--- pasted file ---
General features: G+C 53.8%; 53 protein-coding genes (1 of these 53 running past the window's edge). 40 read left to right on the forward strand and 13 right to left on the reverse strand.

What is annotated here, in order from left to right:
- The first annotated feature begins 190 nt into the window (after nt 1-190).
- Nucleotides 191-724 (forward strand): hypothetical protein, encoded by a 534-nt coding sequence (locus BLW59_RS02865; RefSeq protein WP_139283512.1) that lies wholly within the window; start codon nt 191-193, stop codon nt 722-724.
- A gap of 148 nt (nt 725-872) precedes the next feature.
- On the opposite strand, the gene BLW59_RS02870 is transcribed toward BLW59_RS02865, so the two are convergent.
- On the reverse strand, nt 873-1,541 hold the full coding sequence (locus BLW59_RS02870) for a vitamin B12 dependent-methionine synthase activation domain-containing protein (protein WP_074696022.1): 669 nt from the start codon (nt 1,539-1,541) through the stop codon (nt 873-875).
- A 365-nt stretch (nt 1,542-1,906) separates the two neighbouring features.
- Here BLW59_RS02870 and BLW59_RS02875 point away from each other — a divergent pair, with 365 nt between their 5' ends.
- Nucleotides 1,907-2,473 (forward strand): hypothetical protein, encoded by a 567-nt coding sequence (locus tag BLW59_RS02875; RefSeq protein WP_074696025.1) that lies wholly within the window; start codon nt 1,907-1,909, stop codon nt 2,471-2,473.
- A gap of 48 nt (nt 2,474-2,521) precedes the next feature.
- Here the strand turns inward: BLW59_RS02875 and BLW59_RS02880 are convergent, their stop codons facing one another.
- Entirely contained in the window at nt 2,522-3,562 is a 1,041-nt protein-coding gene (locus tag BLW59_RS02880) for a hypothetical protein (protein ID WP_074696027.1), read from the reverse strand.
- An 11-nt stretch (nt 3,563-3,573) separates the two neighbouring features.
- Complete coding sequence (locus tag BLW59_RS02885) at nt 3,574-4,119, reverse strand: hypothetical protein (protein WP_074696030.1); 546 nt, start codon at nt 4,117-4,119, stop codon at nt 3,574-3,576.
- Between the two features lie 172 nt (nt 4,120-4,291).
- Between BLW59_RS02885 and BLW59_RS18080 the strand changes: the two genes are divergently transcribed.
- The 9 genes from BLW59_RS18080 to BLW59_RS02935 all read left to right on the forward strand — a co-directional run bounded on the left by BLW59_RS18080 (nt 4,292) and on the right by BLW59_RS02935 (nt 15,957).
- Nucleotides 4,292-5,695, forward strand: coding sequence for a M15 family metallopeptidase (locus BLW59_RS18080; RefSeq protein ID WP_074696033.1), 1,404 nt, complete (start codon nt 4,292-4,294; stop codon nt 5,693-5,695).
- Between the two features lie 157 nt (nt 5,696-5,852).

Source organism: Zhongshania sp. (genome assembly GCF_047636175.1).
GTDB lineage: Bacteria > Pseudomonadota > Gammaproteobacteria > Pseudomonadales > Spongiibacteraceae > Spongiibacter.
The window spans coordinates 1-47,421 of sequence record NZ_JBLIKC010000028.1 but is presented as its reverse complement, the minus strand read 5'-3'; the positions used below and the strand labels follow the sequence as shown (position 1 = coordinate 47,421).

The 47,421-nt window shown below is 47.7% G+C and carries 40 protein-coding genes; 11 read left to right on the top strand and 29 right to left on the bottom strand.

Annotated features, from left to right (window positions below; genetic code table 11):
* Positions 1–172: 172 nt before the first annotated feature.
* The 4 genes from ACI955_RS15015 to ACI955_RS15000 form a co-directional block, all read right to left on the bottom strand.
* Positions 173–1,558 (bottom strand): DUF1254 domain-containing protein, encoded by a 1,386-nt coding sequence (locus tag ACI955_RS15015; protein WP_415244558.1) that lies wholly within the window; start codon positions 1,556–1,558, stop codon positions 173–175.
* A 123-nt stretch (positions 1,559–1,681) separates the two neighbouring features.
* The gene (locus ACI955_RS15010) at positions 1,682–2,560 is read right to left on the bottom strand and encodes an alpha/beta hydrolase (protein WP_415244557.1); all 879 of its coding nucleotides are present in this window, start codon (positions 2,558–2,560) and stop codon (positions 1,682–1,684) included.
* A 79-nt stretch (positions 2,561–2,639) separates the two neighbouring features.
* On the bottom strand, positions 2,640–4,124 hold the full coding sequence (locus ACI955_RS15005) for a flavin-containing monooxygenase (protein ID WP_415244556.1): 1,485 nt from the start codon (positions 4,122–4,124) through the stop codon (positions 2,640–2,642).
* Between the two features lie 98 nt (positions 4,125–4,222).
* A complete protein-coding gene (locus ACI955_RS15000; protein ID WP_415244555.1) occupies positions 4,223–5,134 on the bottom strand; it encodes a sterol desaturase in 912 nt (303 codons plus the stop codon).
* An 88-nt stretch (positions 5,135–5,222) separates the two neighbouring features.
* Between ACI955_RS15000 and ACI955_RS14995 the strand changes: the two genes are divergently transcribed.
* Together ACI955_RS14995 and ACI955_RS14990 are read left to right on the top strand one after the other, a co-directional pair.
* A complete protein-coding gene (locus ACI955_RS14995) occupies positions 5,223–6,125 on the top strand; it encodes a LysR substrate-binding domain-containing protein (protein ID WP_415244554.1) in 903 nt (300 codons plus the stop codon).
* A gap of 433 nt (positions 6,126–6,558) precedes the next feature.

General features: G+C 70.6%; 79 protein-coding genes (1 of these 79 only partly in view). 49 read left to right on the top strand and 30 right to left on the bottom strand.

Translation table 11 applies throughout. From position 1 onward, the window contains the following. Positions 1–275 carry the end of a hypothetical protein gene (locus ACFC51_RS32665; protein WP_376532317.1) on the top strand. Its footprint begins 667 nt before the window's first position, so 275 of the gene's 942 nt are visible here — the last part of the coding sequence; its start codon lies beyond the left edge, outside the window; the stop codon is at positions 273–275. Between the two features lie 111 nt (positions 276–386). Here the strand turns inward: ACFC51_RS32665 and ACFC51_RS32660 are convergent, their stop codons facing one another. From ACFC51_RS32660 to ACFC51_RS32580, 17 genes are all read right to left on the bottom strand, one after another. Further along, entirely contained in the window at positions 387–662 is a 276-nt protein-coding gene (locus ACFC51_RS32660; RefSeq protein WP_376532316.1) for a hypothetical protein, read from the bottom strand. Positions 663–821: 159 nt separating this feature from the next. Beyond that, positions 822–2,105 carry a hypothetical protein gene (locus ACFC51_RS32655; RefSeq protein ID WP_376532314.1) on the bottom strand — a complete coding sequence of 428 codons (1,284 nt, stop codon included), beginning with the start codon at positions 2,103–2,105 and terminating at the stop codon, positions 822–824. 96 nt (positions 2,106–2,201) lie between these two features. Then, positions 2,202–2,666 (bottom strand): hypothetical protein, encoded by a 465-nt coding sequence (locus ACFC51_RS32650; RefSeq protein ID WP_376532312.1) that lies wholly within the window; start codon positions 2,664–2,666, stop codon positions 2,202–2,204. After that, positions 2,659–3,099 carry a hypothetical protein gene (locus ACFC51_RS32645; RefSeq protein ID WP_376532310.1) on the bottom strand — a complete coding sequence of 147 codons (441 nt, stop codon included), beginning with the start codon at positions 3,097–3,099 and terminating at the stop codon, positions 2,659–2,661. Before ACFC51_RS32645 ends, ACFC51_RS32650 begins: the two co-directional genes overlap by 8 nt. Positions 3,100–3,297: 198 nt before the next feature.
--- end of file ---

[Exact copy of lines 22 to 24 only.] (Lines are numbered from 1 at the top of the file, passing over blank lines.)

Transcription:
GTDB lineage: Bacteria > Pseudomonadota > Gammaproteobacteria > Pseudomonadales > Spongiibacteraceae > Spongiibacter.
The window spans coordinates 1-47,421 of sequence record NZ_JBLIKC010000028.1 but is presented as its reverse complement, the minus strand read 5'-3'; the positions used below and the strand labels follow the sequence as shown (position 1 = coordinate 47,421).

The 47,421-nt window shown below is 47.7% G+C and carries 40 protein-coding genes; 11 read left to right on the top strand and 29 right to left on the bottom strand.